Food on the Fly
Airport fare ascends at Atlanta's One Flew South
I write these words on a flight bound for Memphis, Tennessee. At the moment, I’m eyeing lunch. It sits on the seat beside me like an orphaned companion: a sandwich of beige turkey and green tomato, trapped in gummy brown bread, sealed in a plastic sarcophagus, purchased at Hartsfield-Jackson Atlanta International Airport. Today, I failed to pack my briefcase with an honest wedge of cheese and a heel of good bread. And so, when I made my midday connection in Atlanta, I turned to one of those grab-and-go airport kiosks that pretend to be purveyors of fresh food, but vend, instead, insults to palates both rough and refined.
Small defeats like this have always hurt. Of late, they hurt more. That’s because on two recent trips, I managed to work in a meal at One Flew South, an oasis of dusky white marble walls and verdant faux-forest scenes, serving Japanese-inflected haute Southern cookery in the scurrying midst of Hartsfield-Jackson. At One Flew South, Asia and the land beneath the line marked by Mason and Dixon coexist and complement, and the airport meal is redeemed.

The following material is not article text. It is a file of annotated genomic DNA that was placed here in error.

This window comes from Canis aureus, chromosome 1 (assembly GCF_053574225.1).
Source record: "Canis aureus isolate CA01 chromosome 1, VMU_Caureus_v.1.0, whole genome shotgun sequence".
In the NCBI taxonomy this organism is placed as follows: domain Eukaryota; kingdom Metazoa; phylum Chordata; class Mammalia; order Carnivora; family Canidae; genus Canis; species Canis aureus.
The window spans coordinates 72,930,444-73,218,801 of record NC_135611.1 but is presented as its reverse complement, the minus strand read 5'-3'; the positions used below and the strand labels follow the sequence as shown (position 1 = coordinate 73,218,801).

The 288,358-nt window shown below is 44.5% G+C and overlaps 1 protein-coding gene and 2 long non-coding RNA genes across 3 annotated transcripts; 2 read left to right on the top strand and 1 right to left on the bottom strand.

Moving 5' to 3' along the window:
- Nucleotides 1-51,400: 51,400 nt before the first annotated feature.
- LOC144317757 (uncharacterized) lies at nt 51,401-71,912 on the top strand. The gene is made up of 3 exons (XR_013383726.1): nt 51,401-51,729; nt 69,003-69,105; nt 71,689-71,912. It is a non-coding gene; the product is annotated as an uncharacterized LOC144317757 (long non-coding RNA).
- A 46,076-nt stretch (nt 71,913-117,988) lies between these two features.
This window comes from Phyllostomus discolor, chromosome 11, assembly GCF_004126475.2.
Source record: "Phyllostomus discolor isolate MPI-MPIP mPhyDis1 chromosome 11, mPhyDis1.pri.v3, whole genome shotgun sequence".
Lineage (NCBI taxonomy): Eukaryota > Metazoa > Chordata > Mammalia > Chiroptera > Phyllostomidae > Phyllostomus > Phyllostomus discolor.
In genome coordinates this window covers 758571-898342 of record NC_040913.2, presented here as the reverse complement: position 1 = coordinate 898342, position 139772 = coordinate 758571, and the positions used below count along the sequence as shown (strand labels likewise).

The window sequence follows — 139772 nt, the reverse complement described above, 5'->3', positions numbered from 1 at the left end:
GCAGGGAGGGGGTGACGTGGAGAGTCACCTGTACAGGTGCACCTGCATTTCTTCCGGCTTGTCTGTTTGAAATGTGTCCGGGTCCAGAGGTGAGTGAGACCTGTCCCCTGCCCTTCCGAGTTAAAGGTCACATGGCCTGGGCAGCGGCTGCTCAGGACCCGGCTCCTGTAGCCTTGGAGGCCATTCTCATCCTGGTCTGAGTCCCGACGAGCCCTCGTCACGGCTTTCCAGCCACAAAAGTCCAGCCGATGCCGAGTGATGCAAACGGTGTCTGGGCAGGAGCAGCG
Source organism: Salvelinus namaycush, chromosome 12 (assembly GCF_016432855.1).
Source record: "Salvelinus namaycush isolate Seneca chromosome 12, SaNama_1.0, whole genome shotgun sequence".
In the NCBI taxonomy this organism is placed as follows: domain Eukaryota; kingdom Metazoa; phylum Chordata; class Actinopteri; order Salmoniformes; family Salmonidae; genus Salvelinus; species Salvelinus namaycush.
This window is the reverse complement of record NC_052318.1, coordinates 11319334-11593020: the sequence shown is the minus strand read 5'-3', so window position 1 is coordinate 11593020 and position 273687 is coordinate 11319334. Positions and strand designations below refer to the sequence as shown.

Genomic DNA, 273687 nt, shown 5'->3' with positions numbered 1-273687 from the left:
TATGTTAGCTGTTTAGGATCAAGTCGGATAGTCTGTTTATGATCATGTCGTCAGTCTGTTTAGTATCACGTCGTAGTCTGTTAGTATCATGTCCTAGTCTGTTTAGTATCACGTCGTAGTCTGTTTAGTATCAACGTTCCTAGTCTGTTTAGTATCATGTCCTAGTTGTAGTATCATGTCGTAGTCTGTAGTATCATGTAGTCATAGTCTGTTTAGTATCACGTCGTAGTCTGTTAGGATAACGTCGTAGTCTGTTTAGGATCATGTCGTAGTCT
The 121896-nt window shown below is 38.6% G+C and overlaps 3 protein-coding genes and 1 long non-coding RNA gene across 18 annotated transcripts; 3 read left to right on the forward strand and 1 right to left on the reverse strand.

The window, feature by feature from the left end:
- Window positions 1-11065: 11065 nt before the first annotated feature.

The chef at the helm is Duane Nutter. A native of Louisiana, who won a national reputation as a stand-up comedian before pledging his troth to the kitchen, he’s one of the few African Americans leading a high-concept restaurant in the South. Nutter travels in a pack of three that includes Todd Richards, consulting chef, and Jerry Slater, beverage director and bourbon fetishist. Previously, the team worked the grand Oakroom in Louisville, Kentucky, where they stood Southern cookery on its head, dishing bold feints like curry-spiced fried chicken with collard green gelée.